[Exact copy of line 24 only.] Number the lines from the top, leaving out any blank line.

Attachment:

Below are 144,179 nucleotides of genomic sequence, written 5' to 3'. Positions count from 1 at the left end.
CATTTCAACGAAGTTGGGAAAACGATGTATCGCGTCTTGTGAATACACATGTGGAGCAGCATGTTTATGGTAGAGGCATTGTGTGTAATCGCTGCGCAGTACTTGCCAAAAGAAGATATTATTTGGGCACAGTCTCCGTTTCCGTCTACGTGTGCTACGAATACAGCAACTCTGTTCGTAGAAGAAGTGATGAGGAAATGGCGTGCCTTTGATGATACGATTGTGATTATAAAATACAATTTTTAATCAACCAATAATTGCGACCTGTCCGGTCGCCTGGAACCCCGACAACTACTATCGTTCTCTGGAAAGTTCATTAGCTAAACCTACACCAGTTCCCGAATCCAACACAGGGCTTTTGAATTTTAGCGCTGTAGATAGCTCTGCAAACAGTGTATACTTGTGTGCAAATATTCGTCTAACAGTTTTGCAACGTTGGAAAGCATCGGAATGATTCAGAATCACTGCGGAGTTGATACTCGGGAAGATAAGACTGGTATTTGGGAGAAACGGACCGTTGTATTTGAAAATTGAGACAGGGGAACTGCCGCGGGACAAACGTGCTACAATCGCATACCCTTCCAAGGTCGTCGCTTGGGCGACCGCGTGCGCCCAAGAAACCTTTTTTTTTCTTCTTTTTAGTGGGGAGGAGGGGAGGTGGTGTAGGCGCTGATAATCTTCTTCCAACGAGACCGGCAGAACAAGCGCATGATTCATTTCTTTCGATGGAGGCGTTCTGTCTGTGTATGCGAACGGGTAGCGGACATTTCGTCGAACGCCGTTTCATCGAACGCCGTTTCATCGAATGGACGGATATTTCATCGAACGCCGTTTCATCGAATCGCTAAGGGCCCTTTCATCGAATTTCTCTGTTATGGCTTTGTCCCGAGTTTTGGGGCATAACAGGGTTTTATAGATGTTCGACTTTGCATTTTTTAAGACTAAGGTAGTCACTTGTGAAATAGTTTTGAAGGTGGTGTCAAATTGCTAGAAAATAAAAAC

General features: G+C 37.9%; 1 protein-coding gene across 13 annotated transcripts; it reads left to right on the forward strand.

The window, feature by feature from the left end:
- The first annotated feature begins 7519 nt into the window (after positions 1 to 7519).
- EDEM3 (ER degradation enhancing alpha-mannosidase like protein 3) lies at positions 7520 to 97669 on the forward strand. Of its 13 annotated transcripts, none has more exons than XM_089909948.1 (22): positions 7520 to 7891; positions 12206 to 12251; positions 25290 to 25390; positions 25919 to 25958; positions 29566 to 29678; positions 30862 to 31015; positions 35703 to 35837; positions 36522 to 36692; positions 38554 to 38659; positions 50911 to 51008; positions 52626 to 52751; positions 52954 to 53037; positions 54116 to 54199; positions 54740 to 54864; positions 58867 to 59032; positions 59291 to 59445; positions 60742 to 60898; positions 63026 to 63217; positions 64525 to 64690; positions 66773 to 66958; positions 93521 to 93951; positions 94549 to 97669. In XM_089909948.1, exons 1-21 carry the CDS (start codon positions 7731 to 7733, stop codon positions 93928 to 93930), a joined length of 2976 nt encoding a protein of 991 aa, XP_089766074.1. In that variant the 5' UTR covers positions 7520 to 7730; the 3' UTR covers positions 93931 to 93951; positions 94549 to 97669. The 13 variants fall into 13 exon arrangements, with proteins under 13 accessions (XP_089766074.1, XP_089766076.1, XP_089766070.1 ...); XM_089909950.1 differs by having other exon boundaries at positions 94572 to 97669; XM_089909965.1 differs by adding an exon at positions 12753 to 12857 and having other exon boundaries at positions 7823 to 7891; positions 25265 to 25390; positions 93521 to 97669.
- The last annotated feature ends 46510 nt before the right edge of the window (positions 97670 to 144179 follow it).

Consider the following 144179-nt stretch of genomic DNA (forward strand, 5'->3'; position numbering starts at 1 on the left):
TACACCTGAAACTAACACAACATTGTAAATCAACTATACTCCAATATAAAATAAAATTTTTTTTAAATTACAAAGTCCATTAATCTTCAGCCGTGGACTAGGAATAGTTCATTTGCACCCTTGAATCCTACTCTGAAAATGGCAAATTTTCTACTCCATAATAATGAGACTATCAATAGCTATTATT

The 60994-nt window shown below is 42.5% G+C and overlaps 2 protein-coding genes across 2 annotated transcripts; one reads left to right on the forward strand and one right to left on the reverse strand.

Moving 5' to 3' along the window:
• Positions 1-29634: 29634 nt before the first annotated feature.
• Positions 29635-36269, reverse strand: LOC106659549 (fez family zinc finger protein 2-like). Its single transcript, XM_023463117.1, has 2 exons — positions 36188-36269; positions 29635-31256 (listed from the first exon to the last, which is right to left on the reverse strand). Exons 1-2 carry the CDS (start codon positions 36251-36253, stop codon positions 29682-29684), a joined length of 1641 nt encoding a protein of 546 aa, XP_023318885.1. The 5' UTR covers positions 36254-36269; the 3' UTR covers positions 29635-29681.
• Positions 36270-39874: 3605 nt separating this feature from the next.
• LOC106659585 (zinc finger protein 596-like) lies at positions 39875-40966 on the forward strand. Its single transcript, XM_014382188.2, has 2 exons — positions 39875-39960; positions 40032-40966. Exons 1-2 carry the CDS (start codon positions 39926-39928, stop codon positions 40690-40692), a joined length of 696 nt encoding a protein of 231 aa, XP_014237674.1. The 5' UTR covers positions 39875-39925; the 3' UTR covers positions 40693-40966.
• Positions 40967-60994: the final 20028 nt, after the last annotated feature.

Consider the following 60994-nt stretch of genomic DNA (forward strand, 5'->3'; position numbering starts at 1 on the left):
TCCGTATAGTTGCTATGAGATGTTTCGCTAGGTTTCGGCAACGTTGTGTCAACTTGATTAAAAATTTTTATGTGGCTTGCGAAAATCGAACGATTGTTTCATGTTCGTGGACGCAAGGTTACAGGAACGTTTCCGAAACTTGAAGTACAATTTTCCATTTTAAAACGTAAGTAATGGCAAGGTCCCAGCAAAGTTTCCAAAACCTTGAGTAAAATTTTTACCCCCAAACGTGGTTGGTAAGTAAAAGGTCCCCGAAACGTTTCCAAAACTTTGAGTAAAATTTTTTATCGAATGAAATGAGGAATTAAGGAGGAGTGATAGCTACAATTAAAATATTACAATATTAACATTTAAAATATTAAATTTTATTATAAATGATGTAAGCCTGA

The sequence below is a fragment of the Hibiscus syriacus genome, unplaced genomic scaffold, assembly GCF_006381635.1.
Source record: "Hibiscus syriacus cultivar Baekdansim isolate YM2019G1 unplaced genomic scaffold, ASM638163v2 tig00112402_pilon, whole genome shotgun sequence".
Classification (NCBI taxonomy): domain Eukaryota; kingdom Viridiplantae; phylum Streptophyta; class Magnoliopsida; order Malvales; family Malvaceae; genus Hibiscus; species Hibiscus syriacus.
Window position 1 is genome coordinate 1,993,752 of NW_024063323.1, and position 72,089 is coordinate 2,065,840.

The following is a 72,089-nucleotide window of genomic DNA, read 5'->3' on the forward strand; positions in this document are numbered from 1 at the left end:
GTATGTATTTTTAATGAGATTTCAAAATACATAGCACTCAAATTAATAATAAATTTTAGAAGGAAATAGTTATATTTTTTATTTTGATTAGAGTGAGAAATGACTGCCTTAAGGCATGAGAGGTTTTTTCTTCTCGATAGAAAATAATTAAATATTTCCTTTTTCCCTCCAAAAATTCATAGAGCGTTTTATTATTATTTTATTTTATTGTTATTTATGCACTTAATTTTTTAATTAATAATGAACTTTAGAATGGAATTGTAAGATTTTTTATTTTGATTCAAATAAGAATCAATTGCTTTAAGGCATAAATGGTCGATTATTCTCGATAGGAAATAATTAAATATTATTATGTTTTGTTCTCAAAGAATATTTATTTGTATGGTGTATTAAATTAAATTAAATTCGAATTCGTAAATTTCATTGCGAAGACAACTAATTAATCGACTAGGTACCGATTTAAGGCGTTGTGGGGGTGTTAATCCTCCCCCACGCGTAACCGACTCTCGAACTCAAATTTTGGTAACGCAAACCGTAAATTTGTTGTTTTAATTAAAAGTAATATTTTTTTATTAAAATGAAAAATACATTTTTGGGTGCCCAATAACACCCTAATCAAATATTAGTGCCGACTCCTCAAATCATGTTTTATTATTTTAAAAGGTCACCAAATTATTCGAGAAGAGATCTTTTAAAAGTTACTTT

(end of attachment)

GTATGTATTTTTAATGAGATTTCAAAATACATAGCACTCAAATTAATAATAAATTTTAGAAGGAAATAGTTATATTTTTTATTTTGATTAGAGTGAGAAATGACTGCCTTAAGGCATGAGAGGTTTTTTCTTCTCGATAGAAAATAATTAAATATTTCCTTTTTCCCTCCAAAAATTCATAGAGCGTTTTATTATTATTTTATTTTATTGTTATTTATGCACTTAATTTTTTAATTAATAATGAACTTTAGAATGGAATTGTAAGATTTTTTATTTTGATTCAAATAAGAATCAATTGCTTTAAGGCATAAATGGTCGATTATTCTCGATAGGAAATAATTAAATATTATTATGTTTTGTTCTCAAAGAATATTTATTTGTATGGTGTATTAAATTAAATTAAATTCGAATTCGTAAATTTCATTGCGAAGACAACTAATTAATCGACTAGGTACCGATTTAAGGCGTTGTGGGGGTGTTAATCCTCCCCCACGCGTAACCGACTCTCGAACTCAAATTTTGGTAACGCAAACCGTAAATTTGTTGTTTTAATTAAAAGTAATATTTTTTTATTAAAATGAAAAATACATTTTTGGGTGCCCAATAACACCCTAATCAAATATTAGTGCCGACTCCTCAAATCATGTTTTATTATTTTAAAAGGTCACCAAATTATTCGAGAAGAGATCTTTTAAAAGTTACTTT